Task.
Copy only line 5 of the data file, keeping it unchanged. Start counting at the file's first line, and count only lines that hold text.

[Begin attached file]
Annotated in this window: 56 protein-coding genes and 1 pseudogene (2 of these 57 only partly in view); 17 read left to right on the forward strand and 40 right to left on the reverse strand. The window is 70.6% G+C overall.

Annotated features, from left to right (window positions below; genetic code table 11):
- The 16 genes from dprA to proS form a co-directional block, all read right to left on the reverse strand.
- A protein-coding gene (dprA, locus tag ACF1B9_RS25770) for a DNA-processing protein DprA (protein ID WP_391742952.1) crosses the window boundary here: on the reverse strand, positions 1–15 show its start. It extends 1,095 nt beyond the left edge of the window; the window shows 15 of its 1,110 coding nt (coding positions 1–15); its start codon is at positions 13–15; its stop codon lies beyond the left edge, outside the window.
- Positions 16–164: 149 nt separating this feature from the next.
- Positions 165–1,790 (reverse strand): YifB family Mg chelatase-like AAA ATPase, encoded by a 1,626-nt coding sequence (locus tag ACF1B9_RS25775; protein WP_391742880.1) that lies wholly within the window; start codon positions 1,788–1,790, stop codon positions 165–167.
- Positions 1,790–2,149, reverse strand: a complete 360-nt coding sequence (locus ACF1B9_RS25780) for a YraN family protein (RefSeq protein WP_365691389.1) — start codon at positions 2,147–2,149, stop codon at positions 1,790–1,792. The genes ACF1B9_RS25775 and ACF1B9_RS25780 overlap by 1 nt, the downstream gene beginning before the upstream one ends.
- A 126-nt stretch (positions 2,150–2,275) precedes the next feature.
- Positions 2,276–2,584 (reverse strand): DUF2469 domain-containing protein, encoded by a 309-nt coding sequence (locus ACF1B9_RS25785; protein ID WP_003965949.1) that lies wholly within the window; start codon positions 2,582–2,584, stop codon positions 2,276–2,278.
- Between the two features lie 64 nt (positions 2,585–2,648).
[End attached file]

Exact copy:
- Positions 16–164: 149 nt separating this feature from the next.